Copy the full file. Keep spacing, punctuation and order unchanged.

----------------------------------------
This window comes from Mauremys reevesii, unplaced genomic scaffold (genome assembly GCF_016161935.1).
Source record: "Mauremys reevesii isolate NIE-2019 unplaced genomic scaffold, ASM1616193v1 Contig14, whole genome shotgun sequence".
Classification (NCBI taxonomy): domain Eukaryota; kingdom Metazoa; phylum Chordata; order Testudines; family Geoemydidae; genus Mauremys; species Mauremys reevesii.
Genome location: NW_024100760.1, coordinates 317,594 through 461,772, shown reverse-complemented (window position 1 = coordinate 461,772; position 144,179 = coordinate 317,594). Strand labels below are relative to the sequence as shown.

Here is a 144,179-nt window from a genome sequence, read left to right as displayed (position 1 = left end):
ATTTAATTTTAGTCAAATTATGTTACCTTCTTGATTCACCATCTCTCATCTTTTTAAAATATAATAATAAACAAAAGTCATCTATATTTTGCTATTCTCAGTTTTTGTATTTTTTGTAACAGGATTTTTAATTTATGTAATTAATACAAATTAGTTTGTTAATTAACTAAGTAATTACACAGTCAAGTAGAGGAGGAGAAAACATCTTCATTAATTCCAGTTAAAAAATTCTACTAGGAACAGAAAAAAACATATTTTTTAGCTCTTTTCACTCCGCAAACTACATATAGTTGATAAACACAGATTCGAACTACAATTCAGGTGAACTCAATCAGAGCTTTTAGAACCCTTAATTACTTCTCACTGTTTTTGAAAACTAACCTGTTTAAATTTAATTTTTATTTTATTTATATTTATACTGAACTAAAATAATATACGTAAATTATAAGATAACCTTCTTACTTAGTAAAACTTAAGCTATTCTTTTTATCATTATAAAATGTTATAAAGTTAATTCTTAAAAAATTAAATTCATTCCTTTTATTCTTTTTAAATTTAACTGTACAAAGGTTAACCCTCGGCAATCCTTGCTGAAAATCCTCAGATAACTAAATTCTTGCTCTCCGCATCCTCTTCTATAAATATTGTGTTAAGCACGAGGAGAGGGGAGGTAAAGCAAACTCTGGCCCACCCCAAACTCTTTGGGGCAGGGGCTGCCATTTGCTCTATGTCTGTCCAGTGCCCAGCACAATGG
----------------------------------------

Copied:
This window comes from Mauremys reevesii, unplaced genomic scaffold (genome assembly GCF_016161935.1).
Source record: "Mauremys reevesii isolate NIE-2019 unplaced genomic scaffold, ASM1616193v1 Contig14, whole genome shotgun sequence".
Classification (NCBI taxonomy): domain Eukaryota; kingdom Metazoa; phylum Chordata; order Testudines; family Geoemydidae; genus Mauremys; species Mauremys reevesii.
Genome location: NW_024100760.1, coordinates 317,594 through 461,772, shown reverse-complemented (window position 1 = coordinate 461,772; position 144,179 = coordinate 317,594). Strand labels below are relative to the sequence as shown.

Here is a 144,179-nt window from a genome sequence, read left to right as displayed (position 1 = left end):
ATTTAATTTTAGTCAAATTATGTTACCTTCTTGATTCACCATCTCTCATCTTTTTAAAATATAATAATAAACAAAAGTCATCTATATTTTGCTATTCTCAGTTTTTGTATTTTTTGTAACAGGATTTTTAATTTATGTAATTAATACAAATTAGTTTGTTAATTAACTAAGTAATTACACAGTCAAGTAGAGGAGGAGAAAACATCTTCATTAATTCCAGTTAAAAAATTCTACTAGGAACAGAAAAAAACATATTTTTTAGCTCTTTTCACTCCGCAAACTACATATAGTTGATAAACACAGATTCGAACTACAATTCAGGTGAACTCAATCAGAGCTTTTAGAACCCTTAATTACTTCTCACTGTTTTTGAAAACTAACCTGTTTAAATTTAATTTTTATTTTATTTATATTTATACTGAACTAAAATAATATACGTAAATTATAAGATAACCTTCTTACTTAGTAAAACTTAAGCTATTCTTTTTATCATTATAAAATGTTATAAAGTTAATTCTTAAAAAATTAAATTCATTCCTTTTATTCTTTTTAAATTTAACTGTACAAAGGTTAACCCTCGGCAATCCTTGCTGAAAATCCTCAGATAACTAAATTCTTGCTCTCCGCATCCTCTTCTATAAATATTGTGTTAAGCACGAGGAGAGGGGAGGTAAAGCAAACTCTGGCCCACCCCAAACTCTTTGGGGCAGGGGCTGCCATTTGCTCTATGTCTGTCCAGTGCCCAGCACAATGG